Precog Magazine

Women Reflected in Their Own History

by e-flux Notes

Women burning headscarves in Sari, Iran. Source: social media.

This text was originally published in Persian on the Iranian feminist platform Harass Watch, on September 28, 2022. The first English translation of the text was published on the Arab ezine Jadaliyya on October 5, 2022.

This anonymously written text isn’t so old. It is probably three weeks old as we write this collective introduction on why we, a non-organized group of feminists in Iran, felt that it must travel beyond the borders of Iran, beyond the limits of the Persian language. There are texts throughout history that become pivotal for a people. “Women Reflected in Their Own History” is a cornerstone, an achievement in articulating a collective desire and a collective consciousness that secures it a place in the history of Persian writing. It is a prominent text in the history of all struggles throughout the longue durée of revolutions and movements in the region.

The text at hand resonates across multiple registers: the history of protest movements; creativity; identity; and the modes of production of historical agency. One witnesses a historical collision of videos taken by mobile phones, a phenomenon that was present at the zenith of the Arab Spring and the Iranian Green Movement, here folded back onto the history of photography yet revolving around the unfolding history of citizens’ choreographed performances in the street.

What makes this text a groundbreaking piece of intersectional feminist revolutionary writing? It is in the way the author interweaves feminine sexual drives and female sexuality—a feminine identification that stimulates and invites other women into its chain of becomings. It presents and brings forth the cultivation of nervous systems that spread out quickly, beyond the borders of Iran, back and forth, weaving mourning and celebration, militant struggle and discourse.

L, the anonymous author of the text, claims to be a resident of a little town outside Tehran. She must be between her late twenties and early forties. In an almost total absence of fair and unbiased journalism in the Islamic Republic, and due to the difficulty of translating between contexts in which the protests are moving ahead, the poetic prose and theorizations of L, her personal, sensual, and affective articulations, resonate with what other individuals have experienced.

Read Full Article Here

NYABF 2022

Find Precog at the NYABF with the New Issue 7 and lots of other goodies!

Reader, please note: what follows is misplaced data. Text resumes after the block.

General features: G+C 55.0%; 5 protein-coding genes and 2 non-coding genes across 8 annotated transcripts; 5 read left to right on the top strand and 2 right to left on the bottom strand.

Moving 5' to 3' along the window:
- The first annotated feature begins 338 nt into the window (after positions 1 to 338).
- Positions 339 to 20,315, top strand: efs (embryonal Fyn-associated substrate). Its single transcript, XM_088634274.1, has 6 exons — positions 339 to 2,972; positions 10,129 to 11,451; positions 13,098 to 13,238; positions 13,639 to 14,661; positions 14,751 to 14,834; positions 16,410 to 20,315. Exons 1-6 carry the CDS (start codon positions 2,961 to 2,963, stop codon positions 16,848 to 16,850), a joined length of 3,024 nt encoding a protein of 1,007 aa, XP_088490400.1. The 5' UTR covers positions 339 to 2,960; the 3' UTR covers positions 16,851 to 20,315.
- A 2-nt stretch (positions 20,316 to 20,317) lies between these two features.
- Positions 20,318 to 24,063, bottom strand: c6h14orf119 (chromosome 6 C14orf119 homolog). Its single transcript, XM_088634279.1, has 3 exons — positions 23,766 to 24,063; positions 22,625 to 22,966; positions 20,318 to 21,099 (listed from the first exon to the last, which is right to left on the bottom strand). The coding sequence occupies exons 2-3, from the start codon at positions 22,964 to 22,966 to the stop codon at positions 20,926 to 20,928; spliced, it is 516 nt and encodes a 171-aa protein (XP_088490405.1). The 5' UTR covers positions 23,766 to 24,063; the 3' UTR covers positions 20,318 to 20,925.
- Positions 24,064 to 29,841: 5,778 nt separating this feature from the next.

Precog Time

Weekly online conversations with contributors from the magazine.

Our conversation with Carlos Franco about frogs, flags and false hope.

Miriam Chatroom Ep. 1 features a conversation between the Editors of Precog Magazine and artist Ben Ross Davis. Together, they discuss ideas around the tension of digital, analogue and multidisciplinary art forms, exploring queer subjectivity, and the multitudes of self which emerge through creative practice.

︎︎︎Ben’s Music List
Strange boy by: Brazilian Girls
Canopée - Superorganism Remix by Polo & Pan, Superorganism
Helix by Kelly Moran
Rock 'n' roll Gay Guy by Macy Rodman
My Love's by Water From Your Eyes
GIRL by Basside, SOPHIE
You Could Be by Anz, George Riley
Start It Up by Alex Mali
A Mountain on Me by Blew Velvet
Next Tomorrow by Duval Timothy
Gold by E.M.M.A.
Baby Beige by Olive T
Hiwu by Night Helix
Because Of Love by Janet Jackson
Trigger by Maluca Mala
Graffiti Girls by Parallel Dance Ensemble
When Puppies Dream by Joseph Schiano di Lombo
While You Play by Melontropics
Sometimes at Night by Massimilano Pagliara
Hidden Tropics by Alex Kassian
Sambaca - Original by Alien Alien
Now She’s a Witch by Sateen
New Goodness by Jonah Almost, Kyle Kidd
Potential Energy by Vitesse X
Full Length Mirror by Michael Magnan
Dance II by Discovery Zone
Unfolding by DonChristian, Eartheater
Sana Sana by Dinamarca, La Favi
Genuine Hesitation by Matthew E. White
Space 8 by Nala Sinephro
everybody knows by Baby Storme
knuckle tattoo by girlhouse
Party by Planet 1999
show me your body by ernest rareberrg
Necessary Death by Rotana

A Magazine Show @ Miriam Gallery

Dec 3, 2021 - Jan 23, 2022

A Magazine Show presents a selection of contemporary offbeat magazines, celebrating their intimate relationship with time and place, their willingness to play and shift within a rigid format, and their distinctive voices. The show—alongside public programs—offers space to read, listen, discuss, contemplate, subscribe, joke, and relax.

Our conversation with Lily Jue Sheng on Ikebana, work/life balance and elements.

Our conversation with artist Felli Maynard on fluidity, archives, and speculative queer histories.

Our conversation with Kayla Gibbons about cars, monuments and how things disappear...